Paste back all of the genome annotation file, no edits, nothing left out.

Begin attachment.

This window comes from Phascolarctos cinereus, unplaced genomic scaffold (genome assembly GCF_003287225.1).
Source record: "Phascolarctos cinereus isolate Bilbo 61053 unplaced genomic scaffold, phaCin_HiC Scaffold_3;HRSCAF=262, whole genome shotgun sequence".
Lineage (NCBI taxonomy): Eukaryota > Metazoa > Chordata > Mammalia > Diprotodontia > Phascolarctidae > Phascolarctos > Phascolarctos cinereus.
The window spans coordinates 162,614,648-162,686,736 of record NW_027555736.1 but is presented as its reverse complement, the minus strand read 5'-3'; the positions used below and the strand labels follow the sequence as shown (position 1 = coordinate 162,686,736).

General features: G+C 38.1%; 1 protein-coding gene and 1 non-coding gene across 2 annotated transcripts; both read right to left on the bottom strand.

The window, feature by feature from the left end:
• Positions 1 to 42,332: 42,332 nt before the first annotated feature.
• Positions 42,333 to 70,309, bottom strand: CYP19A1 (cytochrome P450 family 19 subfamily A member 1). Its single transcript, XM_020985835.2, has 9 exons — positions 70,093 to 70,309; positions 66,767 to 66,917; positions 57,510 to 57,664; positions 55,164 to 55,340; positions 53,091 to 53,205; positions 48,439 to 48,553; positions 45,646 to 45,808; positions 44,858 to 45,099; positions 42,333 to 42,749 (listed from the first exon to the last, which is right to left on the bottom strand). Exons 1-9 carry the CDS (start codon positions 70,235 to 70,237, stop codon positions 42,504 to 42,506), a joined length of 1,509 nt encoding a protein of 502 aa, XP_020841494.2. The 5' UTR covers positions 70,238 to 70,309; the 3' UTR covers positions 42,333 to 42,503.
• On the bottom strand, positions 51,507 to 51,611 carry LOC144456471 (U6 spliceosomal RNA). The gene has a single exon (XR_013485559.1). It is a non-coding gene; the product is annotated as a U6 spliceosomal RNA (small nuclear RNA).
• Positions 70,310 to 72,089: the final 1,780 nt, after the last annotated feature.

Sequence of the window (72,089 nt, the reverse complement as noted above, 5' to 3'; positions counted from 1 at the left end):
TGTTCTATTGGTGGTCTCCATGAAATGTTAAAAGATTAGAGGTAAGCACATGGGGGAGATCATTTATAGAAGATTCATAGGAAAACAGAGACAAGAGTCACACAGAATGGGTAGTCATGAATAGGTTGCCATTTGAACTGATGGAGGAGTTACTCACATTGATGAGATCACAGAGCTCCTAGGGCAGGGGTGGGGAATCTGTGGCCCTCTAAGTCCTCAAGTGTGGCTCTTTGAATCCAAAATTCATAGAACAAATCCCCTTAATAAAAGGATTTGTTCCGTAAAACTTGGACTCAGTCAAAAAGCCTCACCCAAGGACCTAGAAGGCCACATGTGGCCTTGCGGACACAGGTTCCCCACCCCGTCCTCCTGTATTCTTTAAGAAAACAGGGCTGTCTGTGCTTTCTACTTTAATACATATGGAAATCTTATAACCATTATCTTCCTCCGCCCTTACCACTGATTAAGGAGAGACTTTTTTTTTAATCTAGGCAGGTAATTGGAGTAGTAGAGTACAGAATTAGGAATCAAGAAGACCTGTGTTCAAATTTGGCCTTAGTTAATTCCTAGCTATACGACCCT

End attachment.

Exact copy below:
This window comes from Phascolarctos cinereus, unplaced genomic scaffold (genome assembly GCF_003287225.1).
Source record: "Phascolarctos cinereus isolate Bilbo 61053 unplaced genomic scaffold, phaCin_HiC Scaffold_3;HRSCAF=262, whole genome shotgun sequence".
Lineage (NCBI taxonomy): Eukaryota > Metazoa > Chordata > Mammalia > Diprotodontia > Phascolarctidae > Phascolarctos > Phascolarctos cinereus.
The window spans coordinates 162,614,648-162,686,736 of record NW_027555736.1 but is presented as its reverse complement, the minus strand read 5'-3'; the positions used below and the strand labels follow the sequence as shown (position 1 = coordinate 162,686,736).

General features: G+C 38.1%; 1 protein-coding gene and 1 non-coding gene across 2 annotated transcripts; both read right to left on the bottom strand.

The window, feature by feature from the left end:
• Positions 1 to 42,332: 42,332 nt before the first annotated feature.
• Positions 42,333 to 70,309, bottom strand: CYP19A1 (cytochrome P450 family 19 subfamily A member 1). Its single transcript, XM_020985835.2, has 9 exons — positions 70,093 to 70,309; positions 66,767 to 66,917; positions 57,510 to 57,664; positions 55,164 to 55,340; positions 53,091 to 53,205; positions 48,439 to 48,553; positions 45,646 to 45,808; positions 44,858 to 45,099; positions 42,333 to 42,749 (listed from the first exon to the last, which is right to left on the bottom strand). Exons 1-9 carry the CDS (start codon positions 70,235 to 70,237, stop codon positions 42,504 to 42,506), a joined length of 1,509 nt encoding a protein of 502 aa, XP_020841494.2. The 5' UTR covers positions 70,238 to 70,309; the 3' UTR covers positions 42,333 to 42,503.
• On the bottom strand, positions 51,507 to 51,611 carry LOC144456471 (U6 spliceosomal RNA). The gene has a single exon (XR_013485559.1). It is a non-coding gene; the product is annotated as a U6 spliceosomal RNA (small nuclear RNA).
• Positions 70,310 to 72,089: the final 1,780 nt, after the last annotated feature.

Sequence of the window (72,089 nt, the reverse complement as noted above, 5' to 3'; positions counted from 1 at the left end):
TGTTCTATTGGTGGTCTCCATGAAATGTTAAAAGATTAGAGGTAAGCACATGGGGGAGATCATTTATAGAAGATTCATAGGAAAACAGAGACAAGAGTCACACAGAATGGGTAGTCATGAATAGGTTGCCATTTGAACTGATGGAGGAGTTACTCACATTGATGAGATCACAGAGCTCCTAGGGCAGGGGTGGGGAATCTGTGGCCCTCTAAGTCCTCAAGTGTGGCTCTTTGAATCCAAAATTCATAGAACAAATCCCCTTAATAAAAGGATTTGTTCCGTAAAACTTGGACTCAGTCAAAAAGCCTCACCCAAGGACCTAGAAGGCCACATGTGGCCTTGCGGACACAGGTTCCCCACCCCGTCCTCCTGTATTCTTTAAGAAAACAGGGCTGTCTGTGCTTTCTACTTTAATACATATGGAAATCTTATAACCATTATCTTCCTCCGCCCTTACCACTGATTAAGGAGAGACTTTTTTTTTAATCTAGGCAGGTAATTGGAGTAGTAGAGTACAGAATTAGGAATCAAGAAGACCTGTGTTCAAATTTGGCCTTAGTTAATTCCTAGCTATACGACCCT